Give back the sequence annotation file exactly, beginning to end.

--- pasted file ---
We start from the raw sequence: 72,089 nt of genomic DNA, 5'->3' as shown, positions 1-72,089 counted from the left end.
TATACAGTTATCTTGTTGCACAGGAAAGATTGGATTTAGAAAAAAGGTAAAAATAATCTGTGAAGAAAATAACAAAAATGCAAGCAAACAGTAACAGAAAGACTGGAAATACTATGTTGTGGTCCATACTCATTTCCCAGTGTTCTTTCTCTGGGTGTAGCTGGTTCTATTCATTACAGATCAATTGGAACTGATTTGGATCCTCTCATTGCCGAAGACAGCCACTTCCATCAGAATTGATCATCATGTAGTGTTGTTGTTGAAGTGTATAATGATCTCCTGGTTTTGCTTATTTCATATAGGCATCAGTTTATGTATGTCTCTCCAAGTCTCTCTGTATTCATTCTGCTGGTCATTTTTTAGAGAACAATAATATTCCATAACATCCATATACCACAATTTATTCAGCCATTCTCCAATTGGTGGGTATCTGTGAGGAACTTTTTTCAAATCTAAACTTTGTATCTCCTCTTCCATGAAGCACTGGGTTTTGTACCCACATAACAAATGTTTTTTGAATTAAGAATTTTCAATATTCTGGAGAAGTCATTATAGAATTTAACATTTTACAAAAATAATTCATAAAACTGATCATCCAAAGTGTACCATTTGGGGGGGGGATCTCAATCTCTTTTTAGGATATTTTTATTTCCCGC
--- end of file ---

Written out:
We start from the raw sequence: 72,089 nt of genomic DNA, 5'->3' as shown, positions 1-72,089 counted from the left end.
TATACAGTTATCTTGTTGCACAGGAAAGATTGGATTTAGAAAAAAGGTAAAAATAATCTGTGAAGAAAATAACAAAAATGCAAGCAAACAGTAACAGAAAGACTGGAAATACTATGTTGTGGTCCATACTCATTTCCCAGTGTTCTTTCTCTGGGTGTAGCTGGTTCTATTCATTACAGATCAATTGGAACTGATTTGGATCCTCTCATTGCCGAAGACAGCCACTTCCATCAGAATTGATCATCATGTAGTGTTGTTGTTGAAGTGTATAATGATCTCCTGGTTTTGCTTATTTCATATAGGCATCAGTTTATGTATGTCTCTCCAAGTCTCTCTGTATTCATTCTGCTGGTCATTTTTTAGAGAACAATAATATTCCATAACATCCATATACCACAATTTATTCAGCCATTCTCCAATTGGTGGGTATCTGTGAGGAACTTTTTTCAAATCTAAACTTTGTATCTCCTCTTCCATGAAGCACTGGGTTTTGTACCCACATAACAAATGTTTTTTGAATTAAGAATTTTCAATATTCTGGAGAAGTCATTATAGAATTTAACATTTTACAAAAATAATTCATAAAACTGATCATCCAAAGTGTACCATTTGGGGGGGGGATCTCAATCTCTTTTTAGGATATTTTTATTTCCCGC